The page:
6. hmmm.... i guess i accidentally pressed the 'add reply' button before i was done. is there any way to delete this topic? also, just incase you clicked on this topic before the other one of the same name above, the link is: http://youtube.com/watch?v=2zAUbe_7fNA sorry for the trouble
  7. I'm not sure if anyone has ever referenced this video here before or not... but the other day I was looking around on YouTube.com for this Canadian short film that used to be on television all the time when I was growing up so I could show it to my non-Canadian husband... It's called the "Log Driver's Waltz" and it's a cute little short. Anyway, the reason I'm bringing up here is because at one point the log-driver picks up a concertina and plays it for a while as he floats downstream on a log. It's not really a big deal or anything, but it seemed to me that maybe someone here might get a wee kick out of it. Hope so! http://youtube.com/watch?v=2zAUbe_7fNA
  8. I'm not sure if anyone has ever referenced this video here before or not... but the other day I was looking around on YouTube.com for this Canadian short film that used to be on television all the time when I was growing up so I could show it to my non-Canadian husband... It's called the "Log Driver's Waltz" and it's a cute little short. Anyway, the reason I'm bringing up here is because at one point the log-driver picks up a concertina and plays it for a while as he floats downstream on a log. It's not really a big deal or anything, but it seemed to me that maybe someone here might get a wee kick out of it. Hope so!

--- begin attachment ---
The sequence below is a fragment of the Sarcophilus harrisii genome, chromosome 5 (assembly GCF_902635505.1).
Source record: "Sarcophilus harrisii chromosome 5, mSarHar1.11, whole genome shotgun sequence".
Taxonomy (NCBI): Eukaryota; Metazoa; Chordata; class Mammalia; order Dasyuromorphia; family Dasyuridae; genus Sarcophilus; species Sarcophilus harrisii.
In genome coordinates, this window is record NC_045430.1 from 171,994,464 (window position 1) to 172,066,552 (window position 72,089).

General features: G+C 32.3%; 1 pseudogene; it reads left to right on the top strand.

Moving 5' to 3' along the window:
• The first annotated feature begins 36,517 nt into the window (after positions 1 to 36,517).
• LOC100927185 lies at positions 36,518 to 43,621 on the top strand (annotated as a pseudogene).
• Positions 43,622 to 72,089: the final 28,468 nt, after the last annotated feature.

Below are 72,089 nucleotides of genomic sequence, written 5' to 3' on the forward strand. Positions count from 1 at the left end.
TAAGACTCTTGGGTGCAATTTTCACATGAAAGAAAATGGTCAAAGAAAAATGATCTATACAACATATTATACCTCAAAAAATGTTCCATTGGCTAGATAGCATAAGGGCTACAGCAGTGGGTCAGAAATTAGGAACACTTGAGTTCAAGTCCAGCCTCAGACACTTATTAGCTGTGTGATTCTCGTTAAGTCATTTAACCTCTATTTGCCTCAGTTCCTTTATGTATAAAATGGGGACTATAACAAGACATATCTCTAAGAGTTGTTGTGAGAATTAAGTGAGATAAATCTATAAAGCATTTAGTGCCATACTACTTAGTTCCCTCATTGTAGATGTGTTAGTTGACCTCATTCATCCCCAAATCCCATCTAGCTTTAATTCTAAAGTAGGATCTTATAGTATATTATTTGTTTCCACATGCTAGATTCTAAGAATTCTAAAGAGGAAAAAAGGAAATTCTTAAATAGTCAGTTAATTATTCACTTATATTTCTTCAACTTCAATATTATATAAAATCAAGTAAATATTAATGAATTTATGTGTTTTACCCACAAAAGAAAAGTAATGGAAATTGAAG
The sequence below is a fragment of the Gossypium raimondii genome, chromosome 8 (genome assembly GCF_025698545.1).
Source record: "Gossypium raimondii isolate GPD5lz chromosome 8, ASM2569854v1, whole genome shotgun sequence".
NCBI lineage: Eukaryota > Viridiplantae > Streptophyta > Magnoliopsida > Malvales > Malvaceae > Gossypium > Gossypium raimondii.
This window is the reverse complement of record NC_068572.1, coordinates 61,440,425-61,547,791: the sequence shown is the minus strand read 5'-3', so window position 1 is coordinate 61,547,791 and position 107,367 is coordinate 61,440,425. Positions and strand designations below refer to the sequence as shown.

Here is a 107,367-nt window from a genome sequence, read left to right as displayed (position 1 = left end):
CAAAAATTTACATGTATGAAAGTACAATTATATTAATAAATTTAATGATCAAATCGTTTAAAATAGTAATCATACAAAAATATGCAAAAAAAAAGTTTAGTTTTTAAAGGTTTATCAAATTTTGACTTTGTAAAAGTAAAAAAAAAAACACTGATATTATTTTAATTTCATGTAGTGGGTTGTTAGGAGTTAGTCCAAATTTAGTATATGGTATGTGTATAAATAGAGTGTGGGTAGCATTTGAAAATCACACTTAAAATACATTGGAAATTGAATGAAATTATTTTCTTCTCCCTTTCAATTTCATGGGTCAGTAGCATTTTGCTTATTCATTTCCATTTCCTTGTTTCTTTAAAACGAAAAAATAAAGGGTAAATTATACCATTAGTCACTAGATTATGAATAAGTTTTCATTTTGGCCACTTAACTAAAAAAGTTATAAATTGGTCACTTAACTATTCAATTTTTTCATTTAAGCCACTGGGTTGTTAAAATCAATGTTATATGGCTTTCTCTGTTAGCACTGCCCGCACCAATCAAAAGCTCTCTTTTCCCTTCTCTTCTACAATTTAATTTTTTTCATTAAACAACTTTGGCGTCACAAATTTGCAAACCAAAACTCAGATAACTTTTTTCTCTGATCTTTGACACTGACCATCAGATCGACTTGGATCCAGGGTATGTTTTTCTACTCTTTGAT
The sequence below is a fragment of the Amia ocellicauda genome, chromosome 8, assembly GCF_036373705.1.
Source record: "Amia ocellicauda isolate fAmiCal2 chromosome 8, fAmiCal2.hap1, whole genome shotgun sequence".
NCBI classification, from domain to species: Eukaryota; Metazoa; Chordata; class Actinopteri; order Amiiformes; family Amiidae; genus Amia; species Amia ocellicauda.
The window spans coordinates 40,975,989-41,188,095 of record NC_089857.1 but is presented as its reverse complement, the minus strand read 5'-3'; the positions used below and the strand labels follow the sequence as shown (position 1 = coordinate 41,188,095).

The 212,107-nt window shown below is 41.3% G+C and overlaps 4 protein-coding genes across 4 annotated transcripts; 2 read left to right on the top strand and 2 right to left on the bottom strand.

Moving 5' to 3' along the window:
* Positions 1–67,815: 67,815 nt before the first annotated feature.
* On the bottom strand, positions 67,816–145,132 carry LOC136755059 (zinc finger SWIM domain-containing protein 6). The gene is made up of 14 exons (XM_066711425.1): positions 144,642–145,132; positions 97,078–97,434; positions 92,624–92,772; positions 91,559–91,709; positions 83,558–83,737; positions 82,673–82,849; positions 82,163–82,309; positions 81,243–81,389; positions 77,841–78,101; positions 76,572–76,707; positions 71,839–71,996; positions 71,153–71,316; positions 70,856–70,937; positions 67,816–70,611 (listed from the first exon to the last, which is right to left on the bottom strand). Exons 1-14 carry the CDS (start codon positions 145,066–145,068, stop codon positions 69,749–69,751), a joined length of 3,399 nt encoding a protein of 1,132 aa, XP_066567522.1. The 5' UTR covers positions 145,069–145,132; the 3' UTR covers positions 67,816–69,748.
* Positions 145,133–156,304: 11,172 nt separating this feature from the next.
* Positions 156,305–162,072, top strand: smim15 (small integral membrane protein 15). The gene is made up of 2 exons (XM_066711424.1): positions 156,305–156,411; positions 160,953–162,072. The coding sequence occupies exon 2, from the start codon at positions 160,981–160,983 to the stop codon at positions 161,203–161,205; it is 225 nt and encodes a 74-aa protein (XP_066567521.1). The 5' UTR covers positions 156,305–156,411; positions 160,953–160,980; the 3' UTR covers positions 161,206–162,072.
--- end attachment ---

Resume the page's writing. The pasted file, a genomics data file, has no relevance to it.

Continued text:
9. this site was invaluable to me when i first started searching around on the net for info on concertinas "just to know" of course, i didn't think i could spend the money or time that a concertina would require. anyway, thanks to this site i found out quite a lot and even bought my first concertina through a cnet member! i've recommended this site to others that i've met at sessions who are interested in maybe getting a concertina someday. thanks so much everyone!
  10. Thank you all so much! Hopefully it'll stick this time, eh? Anyway, I really do appreciate the help.